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Schulz Information Center

“Service-learning places students in direct contact with he kinds of covic associations and vicic spaces that Tocqueville and, more recently, Robert Putnam discuss as central to vibrant democratic life.”
—Dr. Jean Bethke Elshtain, University of Chicago

SSU faculty member

Service-Learning in Political Science

Thank you for your interest in service-learning in Political Science. The CCE can help you create or deepen your service-learning class. We provide models of other courses, sample syllabi, resources for course construction, reflective analysis tools, and risk management support.

Service-learning activity usually falls into two categories:

TYPE 1) Teaching/tutoring/sharing knowledge from the class
Example: Students at Hobart and William Smith Colleges in Geneva, New York took part in a service learning course called The American Commitments Program in which they worked in local agencies, schools, hospitals, and other community organizations. The students were asked to explore social change and democratic citizenship. Among other services, some students partook in literacy tutoring. “For most students, it is their first opportunity to frame their community work in a larger context of rigorous intellectual work and group reflection.” “It merges the sense of political and civil rights with the larger web of human need and social community.” 1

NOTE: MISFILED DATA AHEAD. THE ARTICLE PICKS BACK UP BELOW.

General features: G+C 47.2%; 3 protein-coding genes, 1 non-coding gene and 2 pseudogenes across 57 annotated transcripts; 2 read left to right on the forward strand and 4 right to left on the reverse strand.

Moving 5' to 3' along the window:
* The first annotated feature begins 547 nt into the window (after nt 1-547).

TYPE 2) Using information in the class to do something with/for a community organization. Example: Students at the California State University, Fresno were able to take part in a service-learning project revolving around Census 2000. The idea behind the course was to “combine solid academic content (statistics, political science, communication) with a relevant and important service to the community (Fresno and adjoining counties represent some of the most undercounted regions in the United States).” The students were “placed with community partners to spearhead a project designated by the local Census 2000 Complete Count Campaign—a national initiative aimed at achieving a more accurate census count.” The non-profit organizations primarily served immigrant populations from Asia and Latin America. The students were “proud of their accomplishments and contributions to the community.” The community agencies also gave overwhelmingly positive feedback, praising the course and the students. 2

Please contact us for more information.

David McCuan has instructed several service-learning classes and may be willing and able to share advice.

1 Guarsaci, R. “Politics, Community, and Service.” Experiencing Citizenship: Concepts and Models for Service-Learning in Political Science. Eds. Richard Battistoni and William E. Hudson. Sterling: Stylus, 2006. 127-140. Print.

2 Tannenbaum, P., Tannenbaum, S. “Making the Census Count: Learning, Service, and Political Engagement.” Research, Advocacy, and Political Engagement Ed. Sally Cahill Tannenbaum. Sterling: Stylus, 2008. 53-67. Print.